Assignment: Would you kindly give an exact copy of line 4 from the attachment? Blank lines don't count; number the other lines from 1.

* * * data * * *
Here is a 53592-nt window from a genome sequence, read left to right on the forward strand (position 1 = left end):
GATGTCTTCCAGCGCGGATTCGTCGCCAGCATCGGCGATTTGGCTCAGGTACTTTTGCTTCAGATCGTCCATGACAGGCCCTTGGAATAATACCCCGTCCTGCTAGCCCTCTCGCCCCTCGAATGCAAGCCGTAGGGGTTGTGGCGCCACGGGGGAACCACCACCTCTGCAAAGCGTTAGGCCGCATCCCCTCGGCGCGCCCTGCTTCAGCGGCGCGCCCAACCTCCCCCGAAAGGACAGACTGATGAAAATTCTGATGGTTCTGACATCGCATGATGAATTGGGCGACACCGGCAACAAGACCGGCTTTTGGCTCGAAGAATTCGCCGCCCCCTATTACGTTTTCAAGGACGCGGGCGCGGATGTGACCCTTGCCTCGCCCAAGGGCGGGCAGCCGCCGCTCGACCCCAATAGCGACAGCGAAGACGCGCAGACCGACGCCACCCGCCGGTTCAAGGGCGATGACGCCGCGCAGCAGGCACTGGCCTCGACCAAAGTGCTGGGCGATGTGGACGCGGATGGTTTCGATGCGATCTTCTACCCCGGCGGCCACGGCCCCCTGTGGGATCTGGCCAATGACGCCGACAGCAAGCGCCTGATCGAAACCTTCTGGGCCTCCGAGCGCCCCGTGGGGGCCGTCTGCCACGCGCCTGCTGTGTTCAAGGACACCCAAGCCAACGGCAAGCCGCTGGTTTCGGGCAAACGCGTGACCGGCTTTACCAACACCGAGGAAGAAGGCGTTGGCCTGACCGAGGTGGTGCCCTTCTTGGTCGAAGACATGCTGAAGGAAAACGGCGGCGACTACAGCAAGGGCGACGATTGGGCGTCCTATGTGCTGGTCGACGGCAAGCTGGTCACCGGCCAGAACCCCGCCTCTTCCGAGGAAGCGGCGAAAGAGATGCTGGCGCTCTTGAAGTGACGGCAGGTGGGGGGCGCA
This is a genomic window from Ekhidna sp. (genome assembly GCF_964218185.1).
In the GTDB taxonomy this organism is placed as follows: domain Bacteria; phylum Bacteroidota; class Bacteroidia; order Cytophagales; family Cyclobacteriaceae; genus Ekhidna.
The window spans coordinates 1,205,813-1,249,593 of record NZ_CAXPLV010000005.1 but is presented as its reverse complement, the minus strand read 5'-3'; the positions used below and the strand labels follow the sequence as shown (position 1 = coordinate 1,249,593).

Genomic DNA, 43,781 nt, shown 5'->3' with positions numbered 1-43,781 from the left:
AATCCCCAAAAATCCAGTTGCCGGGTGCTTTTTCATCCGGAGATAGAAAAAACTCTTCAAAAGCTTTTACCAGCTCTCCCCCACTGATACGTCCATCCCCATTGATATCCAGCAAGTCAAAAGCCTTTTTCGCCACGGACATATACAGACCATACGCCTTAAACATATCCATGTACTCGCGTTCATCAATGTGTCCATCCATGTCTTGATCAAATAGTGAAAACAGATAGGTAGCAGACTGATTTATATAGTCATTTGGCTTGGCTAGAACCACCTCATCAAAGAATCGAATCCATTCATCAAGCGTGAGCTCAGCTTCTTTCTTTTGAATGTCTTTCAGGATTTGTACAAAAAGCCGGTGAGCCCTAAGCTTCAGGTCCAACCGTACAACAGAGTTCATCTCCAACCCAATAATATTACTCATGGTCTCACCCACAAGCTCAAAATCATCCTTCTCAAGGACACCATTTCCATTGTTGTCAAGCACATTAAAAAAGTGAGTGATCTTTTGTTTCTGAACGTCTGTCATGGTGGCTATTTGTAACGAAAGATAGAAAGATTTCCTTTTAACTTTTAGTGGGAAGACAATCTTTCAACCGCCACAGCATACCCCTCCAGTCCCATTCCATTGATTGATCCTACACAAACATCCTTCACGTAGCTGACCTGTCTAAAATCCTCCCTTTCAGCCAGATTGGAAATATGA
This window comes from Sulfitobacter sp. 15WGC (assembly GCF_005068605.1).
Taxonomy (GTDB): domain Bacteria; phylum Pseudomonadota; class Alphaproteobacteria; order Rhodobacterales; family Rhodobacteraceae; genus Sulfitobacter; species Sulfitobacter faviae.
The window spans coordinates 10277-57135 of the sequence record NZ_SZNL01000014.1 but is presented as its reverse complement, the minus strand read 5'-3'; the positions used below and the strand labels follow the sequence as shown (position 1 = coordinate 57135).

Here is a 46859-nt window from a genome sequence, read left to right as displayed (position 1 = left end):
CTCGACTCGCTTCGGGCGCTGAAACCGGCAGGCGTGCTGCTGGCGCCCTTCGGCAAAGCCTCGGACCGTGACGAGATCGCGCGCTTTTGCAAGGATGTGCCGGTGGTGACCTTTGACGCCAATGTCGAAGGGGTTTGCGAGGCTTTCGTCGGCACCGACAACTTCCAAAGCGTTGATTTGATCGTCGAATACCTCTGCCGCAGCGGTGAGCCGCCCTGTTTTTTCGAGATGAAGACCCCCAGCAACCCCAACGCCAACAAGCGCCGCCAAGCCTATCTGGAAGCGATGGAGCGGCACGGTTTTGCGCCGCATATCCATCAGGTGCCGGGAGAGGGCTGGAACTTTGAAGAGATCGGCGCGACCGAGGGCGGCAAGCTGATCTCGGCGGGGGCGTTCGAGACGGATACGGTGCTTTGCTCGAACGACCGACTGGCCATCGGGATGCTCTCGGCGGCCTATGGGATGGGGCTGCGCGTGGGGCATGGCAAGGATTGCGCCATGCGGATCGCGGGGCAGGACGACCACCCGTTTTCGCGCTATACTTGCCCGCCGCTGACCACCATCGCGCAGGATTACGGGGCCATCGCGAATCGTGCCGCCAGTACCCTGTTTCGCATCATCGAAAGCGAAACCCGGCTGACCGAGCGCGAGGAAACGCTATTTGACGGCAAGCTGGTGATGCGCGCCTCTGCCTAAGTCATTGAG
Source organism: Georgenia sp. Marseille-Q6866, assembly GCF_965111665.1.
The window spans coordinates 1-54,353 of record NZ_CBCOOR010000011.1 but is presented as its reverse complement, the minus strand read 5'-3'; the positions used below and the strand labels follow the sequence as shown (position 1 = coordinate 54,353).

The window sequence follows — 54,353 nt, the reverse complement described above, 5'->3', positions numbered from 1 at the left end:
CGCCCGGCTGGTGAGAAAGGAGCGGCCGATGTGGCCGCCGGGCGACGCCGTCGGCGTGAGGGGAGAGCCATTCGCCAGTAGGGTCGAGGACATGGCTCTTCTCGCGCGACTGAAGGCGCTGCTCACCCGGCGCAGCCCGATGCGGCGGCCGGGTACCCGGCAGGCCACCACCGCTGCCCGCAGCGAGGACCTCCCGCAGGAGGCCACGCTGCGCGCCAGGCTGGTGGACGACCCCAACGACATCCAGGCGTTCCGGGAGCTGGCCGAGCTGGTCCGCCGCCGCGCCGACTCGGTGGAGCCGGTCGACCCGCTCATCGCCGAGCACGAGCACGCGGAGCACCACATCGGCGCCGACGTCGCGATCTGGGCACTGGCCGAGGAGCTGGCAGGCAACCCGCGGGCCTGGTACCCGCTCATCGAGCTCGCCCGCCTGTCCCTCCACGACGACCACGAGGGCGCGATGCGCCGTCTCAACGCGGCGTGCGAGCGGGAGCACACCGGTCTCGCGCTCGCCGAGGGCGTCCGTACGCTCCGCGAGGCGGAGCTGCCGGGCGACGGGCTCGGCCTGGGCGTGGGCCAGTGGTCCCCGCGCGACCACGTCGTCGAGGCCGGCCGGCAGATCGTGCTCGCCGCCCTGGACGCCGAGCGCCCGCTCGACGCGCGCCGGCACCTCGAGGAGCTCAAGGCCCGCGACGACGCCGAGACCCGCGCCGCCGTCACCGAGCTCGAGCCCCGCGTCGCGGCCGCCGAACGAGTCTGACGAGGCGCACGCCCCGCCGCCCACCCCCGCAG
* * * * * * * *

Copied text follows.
In the GTDB taxonomy this organism is placed as follows: domain Bacteria; phylum Bacteroidota; class Bacteroidia; order Cytophagales; family Cyclobacteriaceae; genus Ekhidna.